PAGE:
Each organization came to the meeting with 3 or 4 staff members, and also two of the farmers with whom they work. The CYSD meeting room was a very comfortable place, although better suited for very formal meetings. The great advantage was that the room is air conditioned – especially as during these few days we experienced a heat wave, with temperatures reaching a record of 44.6 °C. After a brief opening ceremony we started with a short introduction, which included a presentation of all participants, and where we also asked their expectations. On the basis of these expectations we discussed what we understand as "documentation", and the importance of differentiating this from a description. We also talked about a few basic principles (that this is a participatory process, that it must include the opinions of different stakeholders, etc.) and some basic conditions for it to work (support from our organizations, sufficient time and resources, and a critical attitude towards out work). This was followed by a short presentation of the methodology to follow.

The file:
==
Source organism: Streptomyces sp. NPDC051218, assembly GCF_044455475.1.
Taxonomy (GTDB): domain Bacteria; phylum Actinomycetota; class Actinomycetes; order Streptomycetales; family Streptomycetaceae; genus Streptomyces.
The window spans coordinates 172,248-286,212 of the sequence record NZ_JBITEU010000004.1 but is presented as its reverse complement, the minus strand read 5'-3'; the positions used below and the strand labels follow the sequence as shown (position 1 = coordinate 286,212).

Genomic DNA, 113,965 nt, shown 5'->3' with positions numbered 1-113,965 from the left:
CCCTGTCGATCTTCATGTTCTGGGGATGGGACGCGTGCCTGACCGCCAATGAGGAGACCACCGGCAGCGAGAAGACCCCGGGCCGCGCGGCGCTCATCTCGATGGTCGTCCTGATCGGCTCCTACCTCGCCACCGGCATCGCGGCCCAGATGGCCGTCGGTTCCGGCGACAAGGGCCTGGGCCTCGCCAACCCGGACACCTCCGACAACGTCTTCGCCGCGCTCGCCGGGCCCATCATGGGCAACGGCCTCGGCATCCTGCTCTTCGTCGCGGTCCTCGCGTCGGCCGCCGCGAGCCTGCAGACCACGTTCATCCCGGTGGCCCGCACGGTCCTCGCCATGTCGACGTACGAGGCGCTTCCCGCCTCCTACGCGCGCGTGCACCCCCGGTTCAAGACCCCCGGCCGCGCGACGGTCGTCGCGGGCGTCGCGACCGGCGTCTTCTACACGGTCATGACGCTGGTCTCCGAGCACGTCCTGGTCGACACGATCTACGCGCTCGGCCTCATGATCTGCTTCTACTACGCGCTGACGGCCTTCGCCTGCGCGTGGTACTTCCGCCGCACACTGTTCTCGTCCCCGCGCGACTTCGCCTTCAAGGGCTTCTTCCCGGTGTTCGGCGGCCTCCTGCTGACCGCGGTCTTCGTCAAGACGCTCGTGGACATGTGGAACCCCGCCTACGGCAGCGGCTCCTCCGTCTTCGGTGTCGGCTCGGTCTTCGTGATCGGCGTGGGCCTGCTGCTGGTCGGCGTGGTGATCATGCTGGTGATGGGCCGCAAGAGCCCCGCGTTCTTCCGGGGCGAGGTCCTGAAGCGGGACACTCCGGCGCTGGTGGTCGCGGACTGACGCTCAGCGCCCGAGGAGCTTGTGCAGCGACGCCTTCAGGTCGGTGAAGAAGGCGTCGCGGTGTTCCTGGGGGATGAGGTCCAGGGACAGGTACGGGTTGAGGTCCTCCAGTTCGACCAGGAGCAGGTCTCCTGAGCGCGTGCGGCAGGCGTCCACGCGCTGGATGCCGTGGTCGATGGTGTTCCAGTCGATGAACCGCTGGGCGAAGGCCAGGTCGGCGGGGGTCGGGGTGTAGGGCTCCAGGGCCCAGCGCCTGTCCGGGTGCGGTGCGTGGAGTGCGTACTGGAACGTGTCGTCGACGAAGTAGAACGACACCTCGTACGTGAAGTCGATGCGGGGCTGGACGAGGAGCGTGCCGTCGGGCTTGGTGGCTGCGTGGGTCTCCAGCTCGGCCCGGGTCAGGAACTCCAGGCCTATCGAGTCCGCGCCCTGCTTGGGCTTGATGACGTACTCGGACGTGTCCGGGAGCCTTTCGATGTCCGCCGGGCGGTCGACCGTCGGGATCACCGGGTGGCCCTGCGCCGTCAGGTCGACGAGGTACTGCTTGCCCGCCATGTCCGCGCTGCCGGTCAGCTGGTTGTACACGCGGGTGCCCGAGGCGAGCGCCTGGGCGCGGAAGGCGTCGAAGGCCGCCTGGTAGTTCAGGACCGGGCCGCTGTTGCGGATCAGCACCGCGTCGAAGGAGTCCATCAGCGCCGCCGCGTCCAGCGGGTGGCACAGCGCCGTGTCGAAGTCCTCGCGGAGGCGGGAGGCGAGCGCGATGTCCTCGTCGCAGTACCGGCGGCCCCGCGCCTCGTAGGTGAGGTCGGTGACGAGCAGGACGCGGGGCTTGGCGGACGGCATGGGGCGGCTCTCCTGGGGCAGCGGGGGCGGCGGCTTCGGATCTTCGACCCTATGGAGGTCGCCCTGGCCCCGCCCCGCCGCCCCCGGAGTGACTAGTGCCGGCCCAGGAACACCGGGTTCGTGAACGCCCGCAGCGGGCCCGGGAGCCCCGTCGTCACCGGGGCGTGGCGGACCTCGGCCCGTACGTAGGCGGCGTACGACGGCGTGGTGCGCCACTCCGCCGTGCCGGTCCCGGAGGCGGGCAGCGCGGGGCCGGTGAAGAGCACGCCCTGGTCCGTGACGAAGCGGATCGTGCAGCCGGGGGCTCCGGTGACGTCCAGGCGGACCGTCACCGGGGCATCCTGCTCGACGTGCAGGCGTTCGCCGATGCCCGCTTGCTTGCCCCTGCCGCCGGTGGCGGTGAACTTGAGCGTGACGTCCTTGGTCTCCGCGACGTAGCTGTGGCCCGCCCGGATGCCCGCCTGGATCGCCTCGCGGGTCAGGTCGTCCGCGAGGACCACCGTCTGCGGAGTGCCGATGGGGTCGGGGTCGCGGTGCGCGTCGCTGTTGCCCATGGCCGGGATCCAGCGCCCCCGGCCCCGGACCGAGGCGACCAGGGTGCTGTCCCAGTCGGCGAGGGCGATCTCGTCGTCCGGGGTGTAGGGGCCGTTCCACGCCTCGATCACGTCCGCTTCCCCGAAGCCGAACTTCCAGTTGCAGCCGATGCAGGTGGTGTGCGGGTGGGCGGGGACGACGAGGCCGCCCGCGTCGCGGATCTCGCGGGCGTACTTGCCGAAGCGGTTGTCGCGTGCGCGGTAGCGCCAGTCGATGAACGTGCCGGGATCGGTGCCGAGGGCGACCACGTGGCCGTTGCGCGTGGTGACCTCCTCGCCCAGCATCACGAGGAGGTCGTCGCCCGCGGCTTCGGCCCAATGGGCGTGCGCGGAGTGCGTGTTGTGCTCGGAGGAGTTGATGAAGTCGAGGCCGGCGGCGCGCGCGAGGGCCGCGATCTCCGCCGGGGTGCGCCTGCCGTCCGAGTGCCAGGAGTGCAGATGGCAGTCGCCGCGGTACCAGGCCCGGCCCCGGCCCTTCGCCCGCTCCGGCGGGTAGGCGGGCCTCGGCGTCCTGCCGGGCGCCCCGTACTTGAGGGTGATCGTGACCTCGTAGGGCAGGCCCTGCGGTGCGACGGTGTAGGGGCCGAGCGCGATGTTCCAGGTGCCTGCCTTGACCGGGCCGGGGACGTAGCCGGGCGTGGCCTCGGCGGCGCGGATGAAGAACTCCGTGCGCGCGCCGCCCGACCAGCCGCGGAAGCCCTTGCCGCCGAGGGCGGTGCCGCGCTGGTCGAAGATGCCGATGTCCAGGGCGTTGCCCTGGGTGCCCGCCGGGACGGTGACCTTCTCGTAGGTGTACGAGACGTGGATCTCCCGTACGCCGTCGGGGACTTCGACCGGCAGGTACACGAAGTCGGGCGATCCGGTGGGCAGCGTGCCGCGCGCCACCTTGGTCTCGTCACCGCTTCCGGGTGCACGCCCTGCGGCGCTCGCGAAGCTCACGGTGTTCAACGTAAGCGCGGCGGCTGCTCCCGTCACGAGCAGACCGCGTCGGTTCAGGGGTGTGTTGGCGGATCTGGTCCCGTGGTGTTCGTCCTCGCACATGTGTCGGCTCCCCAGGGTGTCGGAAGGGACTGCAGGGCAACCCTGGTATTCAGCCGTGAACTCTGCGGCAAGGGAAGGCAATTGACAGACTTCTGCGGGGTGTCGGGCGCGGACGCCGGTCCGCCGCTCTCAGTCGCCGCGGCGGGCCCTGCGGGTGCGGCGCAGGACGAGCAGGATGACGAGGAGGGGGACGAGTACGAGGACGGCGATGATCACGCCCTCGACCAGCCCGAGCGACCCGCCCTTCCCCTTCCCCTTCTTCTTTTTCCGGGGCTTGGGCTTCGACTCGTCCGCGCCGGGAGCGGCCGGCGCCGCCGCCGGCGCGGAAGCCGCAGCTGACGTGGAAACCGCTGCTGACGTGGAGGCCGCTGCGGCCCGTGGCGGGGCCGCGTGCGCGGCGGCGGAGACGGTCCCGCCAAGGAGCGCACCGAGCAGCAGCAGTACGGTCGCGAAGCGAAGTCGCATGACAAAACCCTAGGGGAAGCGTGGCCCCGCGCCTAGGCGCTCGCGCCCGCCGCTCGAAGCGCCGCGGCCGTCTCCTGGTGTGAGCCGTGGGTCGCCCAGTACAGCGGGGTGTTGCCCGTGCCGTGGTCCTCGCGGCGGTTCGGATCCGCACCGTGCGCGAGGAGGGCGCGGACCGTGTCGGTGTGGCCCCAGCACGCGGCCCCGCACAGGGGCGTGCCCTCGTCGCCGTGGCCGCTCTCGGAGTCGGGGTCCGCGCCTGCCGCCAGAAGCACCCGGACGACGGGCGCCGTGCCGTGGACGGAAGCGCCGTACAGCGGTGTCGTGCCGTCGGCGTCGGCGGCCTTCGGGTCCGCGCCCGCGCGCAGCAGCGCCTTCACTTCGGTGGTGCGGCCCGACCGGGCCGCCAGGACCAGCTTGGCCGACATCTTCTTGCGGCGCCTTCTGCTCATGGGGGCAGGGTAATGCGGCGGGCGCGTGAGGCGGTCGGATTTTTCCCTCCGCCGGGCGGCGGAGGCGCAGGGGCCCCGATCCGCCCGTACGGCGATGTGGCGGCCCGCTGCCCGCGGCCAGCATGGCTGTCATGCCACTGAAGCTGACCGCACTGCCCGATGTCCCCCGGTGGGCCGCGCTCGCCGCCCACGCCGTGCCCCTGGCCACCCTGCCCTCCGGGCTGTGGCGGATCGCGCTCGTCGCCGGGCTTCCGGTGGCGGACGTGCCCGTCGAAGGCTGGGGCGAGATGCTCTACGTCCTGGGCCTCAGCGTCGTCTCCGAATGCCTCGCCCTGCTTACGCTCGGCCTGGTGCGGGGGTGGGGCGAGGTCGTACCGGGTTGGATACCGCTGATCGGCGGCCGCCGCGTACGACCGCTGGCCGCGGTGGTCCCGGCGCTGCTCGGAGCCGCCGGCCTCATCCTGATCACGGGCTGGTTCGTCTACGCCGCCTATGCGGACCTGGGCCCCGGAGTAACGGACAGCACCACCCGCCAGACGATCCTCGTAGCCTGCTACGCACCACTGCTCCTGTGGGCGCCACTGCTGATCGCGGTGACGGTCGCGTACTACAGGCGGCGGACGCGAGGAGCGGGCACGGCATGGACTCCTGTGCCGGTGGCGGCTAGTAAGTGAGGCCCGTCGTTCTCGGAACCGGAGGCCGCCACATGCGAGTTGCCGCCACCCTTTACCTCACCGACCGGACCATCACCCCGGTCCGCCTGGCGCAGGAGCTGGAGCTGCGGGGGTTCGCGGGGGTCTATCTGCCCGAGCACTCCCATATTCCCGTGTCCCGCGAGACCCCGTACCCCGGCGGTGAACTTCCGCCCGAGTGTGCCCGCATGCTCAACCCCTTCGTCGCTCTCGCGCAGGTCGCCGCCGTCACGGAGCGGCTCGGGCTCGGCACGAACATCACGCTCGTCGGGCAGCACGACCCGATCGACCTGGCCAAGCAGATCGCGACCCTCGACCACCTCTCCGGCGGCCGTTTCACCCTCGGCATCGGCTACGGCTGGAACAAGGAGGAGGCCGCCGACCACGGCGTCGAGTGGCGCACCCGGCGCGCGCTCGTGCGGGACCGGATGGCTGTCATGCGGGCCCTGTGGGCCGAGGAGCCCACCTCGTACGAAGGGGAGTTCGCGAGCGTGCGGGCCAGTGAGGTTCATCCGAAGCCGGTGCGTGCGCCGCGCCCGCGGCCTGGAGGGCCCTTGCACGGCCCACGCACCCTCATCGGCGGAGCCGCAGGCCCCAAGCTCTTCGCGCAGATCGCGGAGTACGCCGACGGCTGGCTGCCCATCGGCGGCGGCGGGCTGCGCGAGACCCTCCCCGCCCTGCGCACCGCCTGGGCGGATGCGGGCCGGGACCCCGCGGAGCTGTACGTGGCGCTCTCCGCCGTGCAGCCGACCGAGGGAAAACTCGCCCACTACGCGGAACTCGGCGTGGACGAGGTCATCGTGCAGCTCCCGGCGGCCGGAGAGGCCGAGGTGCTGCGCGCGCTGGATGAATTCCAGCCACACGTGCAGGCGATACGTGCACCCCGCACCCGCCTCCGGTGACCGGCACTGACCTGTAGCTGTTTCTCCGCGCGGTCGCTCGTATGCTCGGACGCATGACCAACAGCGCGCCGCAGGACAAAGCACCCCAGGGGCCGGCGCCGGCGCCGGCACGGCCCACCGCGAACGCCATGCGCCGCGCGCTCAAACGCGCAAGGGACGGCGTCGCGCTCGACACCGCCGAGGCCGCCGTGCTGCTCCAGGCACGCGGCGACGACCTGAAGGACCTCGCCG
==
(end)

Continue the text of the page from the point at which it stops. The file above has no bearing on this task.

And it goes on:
A four day workshop
We started the workshop defining the boundaries of the four cases, identifying the “borders” between what we are to include during a documentation process and all those activities or results which, although interesting, are not to be included. Following a simple methodology, next came a general description of their activities. All participants divided themselves according to their organisation, and filled in a seried of charts.